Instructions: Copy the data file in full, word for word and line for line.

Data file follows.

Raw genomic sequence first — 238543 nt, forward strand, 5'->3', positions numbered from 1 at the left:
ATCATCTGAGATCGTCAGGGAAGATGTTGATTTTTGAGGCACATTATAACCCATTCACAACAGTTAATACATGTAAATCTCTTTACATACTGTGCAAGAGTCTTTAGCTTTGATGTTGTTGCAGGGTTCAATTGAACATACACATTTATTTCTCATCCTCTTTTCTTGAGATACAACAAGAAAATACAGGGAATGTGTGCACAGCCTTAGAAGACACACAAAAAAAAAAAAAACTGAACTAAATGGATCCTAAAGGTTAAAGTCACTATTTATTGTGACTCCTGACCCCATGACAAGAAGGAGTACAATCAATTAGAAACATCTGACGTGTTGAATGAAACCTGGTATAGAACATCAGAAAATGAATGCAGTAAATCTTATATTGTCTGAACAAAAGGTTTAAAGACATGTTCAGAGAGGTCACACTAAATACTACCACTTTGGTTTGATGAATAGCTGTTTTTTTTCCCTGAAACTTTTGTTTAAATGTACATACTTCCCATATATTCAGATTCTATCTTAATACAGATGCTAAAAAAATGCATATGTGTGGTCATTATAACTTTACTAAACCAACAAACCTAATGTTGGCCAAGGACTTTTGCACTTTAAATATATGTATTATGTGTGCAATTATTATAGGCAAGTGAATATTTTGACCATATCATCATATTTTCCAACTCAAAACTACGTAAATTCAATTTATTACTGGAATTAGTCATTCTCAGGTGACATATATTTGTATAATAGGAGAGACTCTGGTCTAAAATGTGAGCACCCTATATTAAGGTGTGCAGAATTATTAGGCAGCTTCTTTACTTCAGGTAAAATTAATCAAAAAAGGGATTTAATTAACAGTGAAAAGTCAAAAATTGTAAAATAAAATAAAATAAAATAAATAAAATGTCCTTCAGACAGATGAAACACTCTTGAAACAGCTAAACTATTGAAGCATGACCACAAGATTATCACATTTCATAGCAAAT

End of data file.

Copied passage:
Raw genomic sequence first — 238543 nt, forward strand, 5'->3', positions numbered from 1 at the left:
ATCATCTGAGATCGTCAGGGAAGATGTTGATTTTTGAGGCACATTATAACCCATTCACAACAGTTAATACATGTAAATCTCTTTACATACTGTGCAAGAGTCTTTAGCTTTGATGTTGTTGCAGGGTTCAATTGAACATACACATTTATTTCTCATCCTCTTTTCTTGAGATACAACAAGAAAATACAGGGAATGTGTGCACAGCCTTAGAAGACACACAAAAAAAAAAAAAACTGAACTAAATGGATCCTAAAGGTTAAAGTCACTATTTATTGTGACTCCTGACCCCATGACAAGAAGGAGTACAATCAATTAGAAACATCTGACGTGTTGAATGAAACCTGGTATAGAACATCAGAAAATGAATGCAGTAAATCTTATATTGTCTGAACAAAAGGTTTAAAGACATGTTCAGAGAGGTCACACTAAATACTACCACTTTGGTTTGATGAATAGCTGTTTTTTTTCCCTGAAACTTTTGTTTAAATGTACATACTTCCCATATATTCAGATTCTATCTTAATACAGATGCTAAAAAAATGCATATGTGTGGTCATTATAACTTTACTAAACCAACAAACCTAATGTTGGCCAAGGACTTTTGCACTTTAAATATATGTATTATGTGTGCAATTATTATAGGCAAGTGAATATTTTGACCATATCATCATATTTTCCAACTCAAAACTACGTAAATTCAATTTATTACTGGAATTAGTCATTCTCAGGTGACATATATTTGTATAATAGGAGAGACTCTGGTCTAAAATGTGAGCACCCTATATTAAGGTGTGCAGAATTATTAGGCAGCTTCTTTACTTCAGGTAAAATTAATCAAAAAAGGGATTTAATTAACAGTGAAAAGTCAAAAATTGTAAAATAAAATAAAATAAAATAAATAAAATGTCCTTCAGACAGATGAAACACTCTTGAAACAGCTAAACTATTGAAGCATGACCACAAGATTATCACATTTCATAGCAAAT